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stated ?. If, however, B's interest be construed as expressly limited to take effect upon the termination of A's life estate, whenever and however that may occur, provided there is at that time a default of appointment, it is bound to take effect in possession, if at all, by way of succession. The condition is no less precedent in fact and no less expressed as precedent in form, yet B's interest is held vested, and properly so. Doubtless the construction here resorted to has not usually been allowed outside of the case of gifts over in default of appointment. Thus, if the limitations be to A for life and then to A's eldest son and his heirs, and in default of any son of A to B and his heirs, by the usual construction B's interest cannot possibly come into possession till, by the actual death of A, it is determined that there can be no son of A. B's interest can, therefore, if it take effect as limited, do so by way of interruption after the premature determination of A's life estate by merger or forfeiture. It is, therefore, held to be a contingent remaindera. The significant fact, however, to be noticed is that when a construction of the settlor's expressed intention is adopted which makes it clear that the remainder will take effect, if at all, by way of succession, the remainder becomes vested with a certainty quite as mathematical as the results obtained by the application of the Rule against Perpetuities, or the Rule in Shelley's case.
It would be strictly in accordance with the above authorities and the reasoning upon which the remainder in these cases is held vested to hold B’s remainder vested where the limitations are to A for life, and if B survive the termination of A's life estate (whenever and however it may come to an end) then to B and his heirs. Here B's interest will take effect by act of the parties and by way of succession, if at all. It is clearly distinguishable from the cases where the limitations are to A for life, and then, if B survive A, to B and his heirs. There the condition that B survive A is taken
1 This appears from the fact that Lord Hardwicke in Walpole v. Conway (Barnard Ch. Reports, 153) rosted his decision, that a remainder in default of appointment was contingent, upon the decision in Loddington v. Kime (1 Salk. 224). In the latter case the limitations were to A for life and then to A's issue male (there being none at the time), and if A died without issue male, to B and his heirs. It was held that B took a contingent remainder. This was because B's interest was construed not to be able to take effect in possession till, by the death of A, it was actually determined that he was not to have any issue male. If the gift in default of appointment be construed in the same way as not being able to take effect in possession until, by the death of A, it is positively concluded that he will make no appointment, the analogy between the two cases is perfect.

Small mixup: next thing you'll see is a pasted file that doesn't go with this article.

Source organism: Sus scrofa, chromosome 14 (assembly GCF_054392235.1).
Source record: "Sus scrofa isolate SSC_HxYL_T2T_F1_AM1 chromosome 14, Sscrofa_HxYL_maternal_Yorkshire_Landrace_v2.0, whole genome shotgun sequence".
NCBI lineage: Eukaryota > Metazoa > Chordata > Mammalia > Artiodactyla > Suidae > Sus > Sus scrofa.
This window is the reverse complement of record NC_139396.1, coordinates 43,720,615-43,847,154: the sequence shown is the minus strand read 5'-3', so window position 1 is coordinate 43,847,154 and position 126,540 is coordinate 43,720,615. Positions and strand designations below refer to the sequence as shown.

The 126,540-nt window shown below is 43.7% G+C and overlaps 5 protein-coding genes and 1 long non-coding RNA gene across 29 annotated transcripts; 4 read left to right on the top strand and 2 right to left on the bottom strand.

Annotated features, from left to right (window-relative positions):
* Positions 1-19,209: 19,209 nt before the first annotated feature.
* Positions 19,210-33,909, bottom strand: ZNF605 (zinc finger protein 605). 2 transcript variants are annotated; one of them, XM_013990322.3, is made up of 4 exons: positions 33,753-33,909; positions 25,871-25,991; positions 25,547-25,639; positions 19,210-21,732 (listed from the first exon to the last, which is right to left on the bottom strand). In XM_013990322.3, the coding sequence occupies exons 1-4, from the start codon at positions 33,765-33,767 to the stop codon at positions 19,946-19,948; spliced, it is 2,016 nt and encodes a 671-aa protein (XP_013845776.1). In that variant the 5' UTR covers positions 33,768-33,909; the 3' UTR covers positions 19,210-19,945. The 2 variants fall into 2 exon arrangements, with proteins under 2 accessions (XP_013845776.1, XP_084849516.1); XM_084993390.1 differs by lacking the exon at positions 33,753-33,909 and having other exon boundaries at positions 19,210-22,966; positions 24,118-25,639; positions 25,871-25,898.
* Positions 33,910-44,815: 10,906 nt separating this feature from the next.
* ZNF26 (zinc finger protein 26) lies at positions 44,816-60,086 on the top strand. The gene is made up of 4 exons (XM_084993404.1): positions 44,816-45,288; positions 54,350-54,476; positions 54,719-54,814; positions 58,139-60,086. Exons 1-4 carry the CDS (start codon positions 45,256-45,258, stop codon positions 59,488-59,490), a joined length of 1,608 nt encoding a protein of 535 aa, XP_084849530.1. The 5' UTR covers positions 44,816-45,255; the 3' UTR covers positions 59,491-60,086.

Loddington v. Kime, i Salk. 224 (5 Gray's Cases on Property, 54). The time-worn rule that there can be no vested remainder after a contingent remainder in fee is no more than a declaration that the second remainder in fee, which must always be subject to a condition precedent in fact, is usually to be construed as expressly limited, not to take effect in possession at all until it has been determined by the actual death of the holder of the particular estate, that the contingency cannot happen which will prevent B's estate from ever coming into possession.
literally, so that if A's estate terminate before A's death, B cannot, by the expressed language, take till A dies. Hence there is no certainty that B's interest will take effect, if at all, by way of succession. So, if the limitations are to A for life, remainder to the heirs of J. S., provided said heirs of J. S. are ascertained before the termination (whenever and however) of the preceding estate, the heirs of J. S. have, it is submitted, in the purely feudal sense, a vested remainder, because their interest is bound by the express provision of the settlor to take effect, if at all, by way of succession. If you call the remainder in either of these cases contingent, you can hardly say that it is destructible other than by the happening of the event as expressed by the settlor. It is not destructible by a rule of law defeating his intention. It, therefore, lacks the distinguishing attribute of a contingent remainder-an attribute which it has been attempted to be shown is the very origin and definition, from the feudal point of view, of a contingent remainder.